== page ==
blogging in boxers
Wednesday, November 05, 2008
Change, to What?
cross posted at Right Michigan
The American electorate has spoken clearly, and Barack Obama will be the 44th President of the United States. He achieved this victory with a higher percentage of votes than either Bill Clinton or George W. Bush did in their elections.
He made Ohio blue. He turned Indiana blue. And Virginia, Florida, Colorado, and New Mexico. Michigan stayed blue as did Pennsylvania and New York and California. In the end this election was not even close to close.
Cokie Roberts on NPR is already calling it a mandate, and perhaps it is. It would be hard to argue with that assessment (even if it does come from the daughter of former Democratic congressman.)
Exit poll interviews indicate that the economy was the number one issue with voters. That is no shock. Few sectors of the American economy are doing well.
If the economy was the deciding factor in this election, how far does the mandate go? If the person left standing at the end of the election is the most liberal voting member of the US Senate, does the mandate pass out of the economic arena into all others?
Does a mandate on the economy equal a mandate for gay marriage or the Fairness Doctrine? Is a mandate on the economy the same mandate that allows for the restriction of gun ownership, union card checks, the confiscation of private property, a 25% reduction in military spending, DC statehood, Ayers-like educational initiatives, unconditional dialog with Iran and other terrorist states, the integration of world opinion into our own laws, and the possible ceding of the internet to United Nations authority (along with all the free speech restrictions that would cause?) Was this mandate a call to have electricity "necessarily skyrocket" and to join hands with Kyoto?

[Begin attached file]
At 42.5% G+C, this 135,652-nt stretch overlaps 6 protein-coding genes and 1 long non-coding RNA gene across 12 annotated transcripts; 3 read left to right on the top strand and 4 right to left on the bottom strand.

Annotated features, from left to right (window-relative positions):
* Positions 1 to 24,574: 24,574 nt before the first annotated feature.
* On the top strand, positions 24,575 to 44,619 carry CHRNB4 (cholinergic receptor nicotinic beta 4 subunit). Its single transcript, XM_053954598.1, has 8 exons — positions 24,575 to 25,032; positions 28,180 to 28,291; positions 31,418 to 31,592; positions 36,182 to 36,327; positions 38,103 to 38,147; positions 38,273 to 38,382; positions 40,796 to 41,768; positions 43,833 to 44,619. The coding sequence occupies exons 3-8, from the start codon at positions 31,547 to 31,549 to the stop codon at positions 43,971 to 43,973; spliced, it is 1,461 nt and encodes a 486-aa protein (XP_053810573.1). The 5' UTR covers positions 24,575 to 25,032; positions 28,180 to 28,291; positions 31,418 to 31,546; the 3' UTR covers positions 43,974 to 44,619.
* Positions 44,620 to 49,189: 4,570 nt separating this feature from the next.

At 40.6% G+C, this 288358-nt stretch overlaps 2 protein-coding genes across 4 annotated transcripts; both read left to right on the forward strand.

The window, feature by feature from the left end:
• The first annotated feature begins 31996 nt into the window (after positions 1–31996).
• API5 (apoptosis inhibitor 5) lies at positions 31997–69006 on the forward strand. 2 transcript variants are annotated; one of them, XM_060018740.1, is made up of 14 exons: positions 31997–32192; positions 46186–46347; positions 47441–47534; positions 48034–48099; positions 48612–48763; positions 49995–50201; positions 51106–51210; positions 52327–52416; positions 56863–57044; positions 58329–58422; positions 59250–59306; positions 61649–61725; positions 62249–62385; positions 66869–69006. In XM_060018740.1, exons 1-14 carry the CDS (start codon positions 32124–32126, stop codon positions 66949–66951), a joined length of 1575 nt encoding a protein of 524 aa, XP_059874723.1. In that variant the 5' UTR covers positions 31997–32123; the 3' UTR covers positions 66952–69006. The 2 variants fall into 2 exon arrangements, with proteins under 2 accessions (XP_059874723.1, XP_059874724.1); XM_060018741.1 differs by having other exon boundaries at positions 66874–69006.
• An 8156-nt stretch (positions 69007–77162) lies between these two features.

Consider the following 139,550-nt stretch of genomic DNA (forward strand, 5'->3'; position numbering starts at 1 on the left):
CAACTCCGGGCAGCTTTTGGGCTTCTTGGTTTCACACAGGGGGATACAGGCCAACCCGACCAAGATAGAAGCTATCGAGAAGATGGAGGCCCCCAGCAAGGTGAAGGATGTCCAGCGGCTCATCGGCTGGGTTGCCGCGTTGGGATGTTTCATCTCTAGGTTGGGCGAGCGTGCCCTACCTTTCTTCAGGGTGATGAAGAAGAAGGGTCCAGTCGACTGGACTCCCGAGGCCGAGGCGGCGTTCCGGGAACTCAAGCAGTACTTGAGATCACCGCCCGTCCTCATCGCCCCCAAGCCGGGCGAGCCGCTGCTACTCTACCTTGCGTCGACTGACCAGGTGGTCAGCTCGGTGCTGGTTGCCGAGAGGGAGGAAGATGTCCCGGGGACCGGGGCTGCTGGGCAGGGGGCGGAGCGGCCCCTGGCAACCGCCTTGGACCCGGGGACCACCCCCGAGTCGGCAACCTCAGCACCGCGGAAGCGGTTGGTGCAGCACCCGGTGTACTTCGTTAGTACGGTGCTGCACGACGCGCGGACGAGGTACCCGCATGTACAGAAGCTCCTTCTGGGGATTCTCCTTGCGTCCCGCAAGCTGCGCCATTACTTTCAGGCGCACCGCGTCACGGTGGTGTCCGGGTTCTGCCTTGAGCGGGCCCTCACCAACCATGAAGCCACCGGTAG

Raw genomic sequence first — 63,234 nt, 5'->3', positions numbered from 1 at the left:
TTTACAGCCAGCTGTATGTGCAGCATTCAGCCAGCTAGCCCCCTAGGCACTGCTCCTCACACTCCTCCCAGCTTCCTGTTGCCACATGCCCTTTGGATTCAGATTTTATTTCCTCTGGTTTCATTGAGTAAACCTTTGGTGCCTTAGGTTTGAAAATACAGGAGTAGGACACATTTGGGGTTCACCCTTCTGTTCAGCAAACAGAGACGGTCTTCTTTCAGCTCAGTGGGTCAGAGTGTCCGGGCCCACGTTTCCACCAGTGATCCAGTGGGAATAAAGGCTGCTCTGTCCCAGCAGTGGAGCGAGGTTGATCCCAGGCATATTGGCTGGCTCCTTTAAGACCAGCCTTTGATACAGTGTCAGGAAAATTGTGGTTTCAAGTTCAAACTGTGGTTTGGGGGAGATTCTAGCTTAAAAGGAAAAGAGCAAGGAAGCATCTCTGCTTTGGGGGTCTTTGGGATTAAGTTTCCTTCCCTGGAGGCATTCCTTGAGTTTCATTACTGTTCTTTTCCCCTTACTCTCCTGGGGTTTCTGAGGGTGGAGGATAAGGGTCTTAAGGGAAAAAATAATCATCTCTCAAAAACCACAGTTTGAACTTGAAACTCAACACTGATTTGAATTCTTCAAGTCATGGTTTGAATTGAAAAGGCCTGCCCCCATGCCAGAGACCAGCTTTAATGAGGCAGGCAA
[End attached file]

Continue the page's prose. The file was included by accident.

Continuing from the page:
It is clear that the American people have chosen change, though the form and depth of that change I believe is still largely unknown to them. It is my firm hope that the electorate chose change out of giddiness, sheer ignorance, and desperation rather than any firm calculation--better that the voters be ill informed and scared than as diabolical as the leaders of the various movements that Barack Obama has shown his allegiance to.
Now that Obama will become President, will it be Thomas Jefferson and Samuel Adams that serve as his inspiration, or will it be William Ayers, Saul Alinsky, Jeremiah Wright and Frank Marshall Davis?
The people have chosen change, and that, I'm afraid, is for Barack Obama to define.